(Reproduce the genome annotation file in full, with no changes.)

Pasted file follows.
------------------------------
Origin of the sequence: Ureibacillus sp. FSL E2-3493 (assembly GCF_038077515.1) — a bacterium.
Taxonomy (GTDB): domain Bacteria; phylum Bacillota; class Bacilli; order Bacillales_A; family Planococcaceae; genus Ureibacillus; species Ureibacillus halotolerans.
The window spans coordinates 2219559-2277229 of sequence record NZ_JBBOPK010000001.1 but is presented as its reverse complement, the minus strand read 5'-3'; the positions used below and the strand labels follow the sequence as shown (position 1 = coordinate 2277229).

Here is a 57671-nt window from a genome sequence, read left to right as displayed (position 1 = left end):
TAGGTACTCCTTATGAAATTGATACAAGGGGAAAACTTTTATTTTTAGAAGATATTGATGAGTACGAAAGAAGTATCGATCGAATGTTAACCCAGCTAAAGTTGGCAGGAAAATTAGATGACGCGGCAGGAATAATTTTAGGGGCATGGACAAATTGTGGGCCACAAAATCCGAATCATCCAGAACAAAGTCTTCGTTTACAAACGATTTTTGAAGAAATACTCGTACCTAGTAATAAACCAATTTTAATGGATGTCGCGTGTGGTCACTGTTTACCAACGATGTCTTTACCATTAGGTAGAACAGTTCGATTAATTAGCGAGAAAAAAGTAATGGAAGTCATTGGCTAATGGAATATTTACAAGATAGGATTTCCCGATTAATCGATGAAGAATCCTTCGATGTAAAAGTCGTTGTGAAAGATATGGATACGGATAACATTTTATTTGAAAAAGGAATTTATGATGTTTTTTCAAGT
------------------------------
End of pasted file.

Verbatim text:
Origin of the sequence: Ureibacillus sp. FSL E2-3493 (assembly GCF_038077515.1) — a bacterium.
Taxonomy (GTDB): domain Bacteria; phylum Bacillota; class Bacilli; order Bacillales_A; family Planococcaceae; genus Ureibacillus; species Ureibacillus halotolerans.
The window spans coordinates 2219559-2277229 of sequence record NZ_JBBOPK010000001.1 but is presented as its reverse complement, the minus strand read 5'-3'; the positions used below and the strand labels follow the sequence as shown (position 1 = coordinate 2277229).

Here is a 57671-nt window from a genome sequence, read left to right as displayed (position 1 = left end):
TAGGTACTCCTTATGAAATTGATACAAGGGGAAAACTTTTATTTTTAGAAGATATTGATGAGTACGAAAGAAGTATCGATCGAATGTTAACCCAGCTAAAGTTGGCAGGAAAATTAGATGACGCGGCAGGAATAATTTTAGGGGCATGGACAAATTGTGGGCCACAAAATCCGAATCATCCAGAACAAAGTCTTCGTTTACAAACGATTTTTGAAGAAATACTCGTACCTAGTAATAAACCAATTTTAATGGATGTCGCGTGTGGTCACTGTTTACCAACGATGTCTTTACCATTAGGTAGAACAGTTCGATTAATTAGCGAGAAAAAAGTAATGGAAGTCATTGGCTAATGGAATATTTACAAGATAGGATTTCCCGATTAATCGATGAAGAATCCTTCGATGTAAAAGTCGTTGTGAAAGATATGGATACGGATAACATTTTATTTGAAAAAGGAATTTATGATGTTTTTTCAAGT